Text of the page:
"OR JUST A COLD AND LONELY, LOVELY WORK OF ART" ends the song popularized by Nat Cole in 1950, singing poetically about Leonardo da Vinci's painting of Lisa del Giocondo. Lovely, she is. But lonely, Mona Lisa definitely isn't, with flocks of visitors coming to gaze upon her at the Louvre each year. Highly replicated even during da Vinci's lifetime, the Mona Lisa has, in the modern age, also been subject to numerous reinterpretations by artists and amateurs alike.
Among early derivative works are Eugène Bataille's pipe-smoking Le Rire in 1883, and Marcel Duchamp's readymade L.H.O.O.Q. in 1919. Salvador Dalí created the cheeky Self Portrait as Mona Lisa in 1954 and René Magritte painted the surreal La Joconde in 1962. Fernando Botero created two Mona Lisa paintings, in 1959 and 1963, although the second version better represents his full-figured style. Printing multiple versions of multiplied Mona Lisas, Andy Warhol created the screen-printed Mona Lisa (Two Times), Four Mona Lisas and Thirty are Better than One in the 60s. Jean-Michele Basquiat's Federal Reserve Note features the lady in the artist's signature scrawl, while Lennie Mace's Mona a'la Mace has her drawn with in ballpoint pen.
Reinterpretations that break the Mona Lisa's recognizable composition include Robert Rauschenberg's Currency (Mona Lisa), Keith Haring's Apocalypse Mona Lisa and Jasper Johns's Figure 7. Banksy's various versions of the Mona Lisa also stray from the original with the incorporation of a rocket launcher and an exposed bottom.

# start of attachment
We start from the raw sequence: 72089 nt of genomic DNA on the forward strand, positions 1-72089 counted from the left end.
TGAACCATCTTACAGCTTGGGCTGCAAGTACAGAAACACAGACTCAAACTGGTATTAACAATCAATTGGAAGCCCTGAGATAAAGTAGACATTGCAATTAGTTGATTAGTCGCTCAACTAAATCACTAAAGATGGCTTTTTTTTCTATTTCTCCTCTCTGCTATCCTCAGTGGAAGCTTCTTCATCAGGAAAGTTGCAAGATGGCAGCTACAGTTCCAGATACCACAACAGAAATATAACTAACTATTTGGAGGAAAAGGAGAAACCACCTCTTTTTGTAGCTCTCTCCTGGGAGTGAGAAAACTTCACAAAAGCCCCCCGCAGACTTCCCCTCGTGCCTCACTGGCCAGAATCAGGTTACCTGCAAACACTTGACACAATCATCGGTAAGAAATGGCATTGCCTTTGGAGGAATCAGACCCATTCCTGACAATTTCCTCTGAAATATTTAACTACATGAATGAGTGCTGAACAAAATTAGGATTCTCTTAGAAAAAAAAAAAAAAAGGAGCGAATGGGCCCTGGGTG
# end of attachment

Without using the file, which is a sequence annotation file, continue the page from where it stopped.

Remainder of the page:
Beyond traditional mediums, the Mona Lisa has been depicted with Lego blocks, jelly beans, coffee, toast, Rubik's cubes and 100,000 carats of jewels, among other materials. The variety of style, scale, not to mention selling price of the works, while resulting in both the amazing and the atrocious, serve only to reinforce the iconic status of da Vinci's original.
Born today in 1452, Leonardo da Vinci has gifted us with one of the world's most beguiling manifestations of human artistry. It's unfortunate to hear disappointment expressed towards the Mona Lisa's modest size and presence at the Louvre, when her face amidst the crowd filled me with a tear-jerking, heart-swelling awe. I was genuinely moved.
"It's so small!" some say. Actually, it's anything but.
Le Rire by Sapeck (Eugène Bataille) commons.wikimedia.org, Mona a'la Mace by Lennie Mace commons.wikimedia.org, La Joconde by René Magritte magritte-gallery.com, Self Portrait as Mona Lisa by Salvador Dalí pixgood.com, Figure 7 by Jasper Johns easyart.fr and L.H.O.O.Q. by Marcel Duchamp wikiart.org.